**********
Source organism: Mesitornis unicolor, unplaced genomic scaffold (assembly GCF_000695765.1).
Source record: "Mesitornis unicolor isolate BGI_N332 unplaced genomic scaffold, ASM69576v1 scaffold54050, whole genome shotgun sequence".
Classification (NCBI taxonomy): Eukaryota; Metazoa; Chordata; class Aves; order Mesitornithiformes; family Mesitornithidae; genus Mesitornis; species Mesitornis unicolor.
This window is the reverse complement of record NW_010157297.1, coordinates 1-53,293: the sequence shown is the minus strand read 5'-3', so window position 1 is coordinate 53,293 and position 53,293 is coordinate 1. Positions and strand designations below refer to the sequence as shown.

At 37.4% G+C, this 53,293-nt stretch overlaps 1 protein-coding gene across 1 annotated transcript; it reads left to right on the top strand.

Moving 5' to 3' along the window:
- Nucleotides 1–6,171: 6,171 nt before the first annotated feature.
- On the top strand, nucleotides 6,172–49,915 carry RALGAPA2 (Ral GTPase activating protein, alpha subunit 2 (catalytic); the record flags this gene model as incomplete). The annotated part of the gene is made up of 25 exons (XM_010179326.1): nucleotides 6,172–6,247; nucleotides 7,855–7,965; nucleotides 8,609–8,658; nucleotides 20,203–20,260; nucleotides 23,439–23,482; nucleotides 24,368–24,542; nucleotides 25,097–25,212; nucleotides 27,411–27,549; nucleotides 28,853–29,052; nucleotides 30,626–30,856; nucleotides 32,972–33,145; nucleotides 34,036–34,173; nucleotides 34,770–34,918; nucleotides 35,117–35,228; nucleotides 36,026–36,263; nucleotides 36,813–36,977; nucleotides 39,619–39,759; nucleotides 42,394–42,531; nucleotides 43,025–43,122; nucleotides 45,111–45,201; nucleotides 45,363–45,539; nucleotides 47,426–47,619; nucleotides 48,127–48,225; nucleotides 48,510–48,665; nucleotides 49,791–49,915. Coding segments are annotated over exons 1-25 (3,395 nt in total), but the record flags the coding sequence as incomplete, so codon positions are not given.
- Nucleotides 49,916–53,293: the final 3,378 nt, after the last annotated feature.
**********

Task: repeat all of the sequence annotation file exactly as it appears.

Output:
Source organism: Mesitornis unicolor, unplaced genomic scaffold (assembly GCF_000695765.1).
Source record: "Mesitornis unicolor isolate BGI_N332 unplaced genomic scaffold, ASM69576v1 scaffold54050, whole genome shotgun sequence".
Classification (NCBI taxonomy): Eukaryota; Metazoa; Chordata; class Aves; order Mesitornithiformes; family Mesitornithidae; genus Mesitornis; species Mesitornis unicolor.
This window is the reverse complement of record NW_010157297.1, coordinates 1-53,293: the sequence shown is the minus strand read 5'-3', so window position 1 is coordinate 53,293 and position 53,293 is coordinate 1. Positions and strand designations below refer to the sequence as shown.

At 37.4% G+C, this 53,293-nt stretch overlaps 1 protein-coding gene across 1 annotated transcript; it reads left to right on the top strand.

Moving 5' to 3' along the window:
- Nucleotides 1–6,171: 6,171 nt before the first annotated feature.
- On the top strand, nucleotides 6,172–49,915 carry RALGAPA2 (Ral GTPase activating protein, alpha subunit 2 (catalytic); the record flags this gene model as incomplete). The annotated part of the gene is made up of 25 exons (XM_010179326.1): nucleotides 6,172–6,247; nucleotides 7,855–7,965; nucleotides 8,609–8,658; nucleotides 20,203–20,260; nucleotides 23,439–23,482; nucleotides 24,368–24,542; nucleotides 25,097–25,212; nucleotides 27,411–27,549; nucleotides 28,853–29,052; nucleotides 30,626–30,856; nucleotides 32,972–33,145; nucleotides 34,036–34,173; nucleotides 34,770–34,918; nucleotides 35,117–35,228; nucleotides 36,026–36,263; nucleotides 36,813–36,977; nucleotides 39,619–39,759; nucleotides 42,394–42,531; nucleotides 43,025–43,122; nucleotides 45,111–45,201; nucleotides 45,363–45,539; nucleotides 47,426–47,619; nucleotides 48,127–48,225; nucleotides 48,510–48,665; nucleotides 49,791–49,915. Coding segments are annotated over exons 1-25 (3,395 nt in total), but the record flags the coding sequence as incomplete, so codon positions are not given.
- Nucleotides 49,916–53,293: the final 3,378 nt, after the last annotated feature.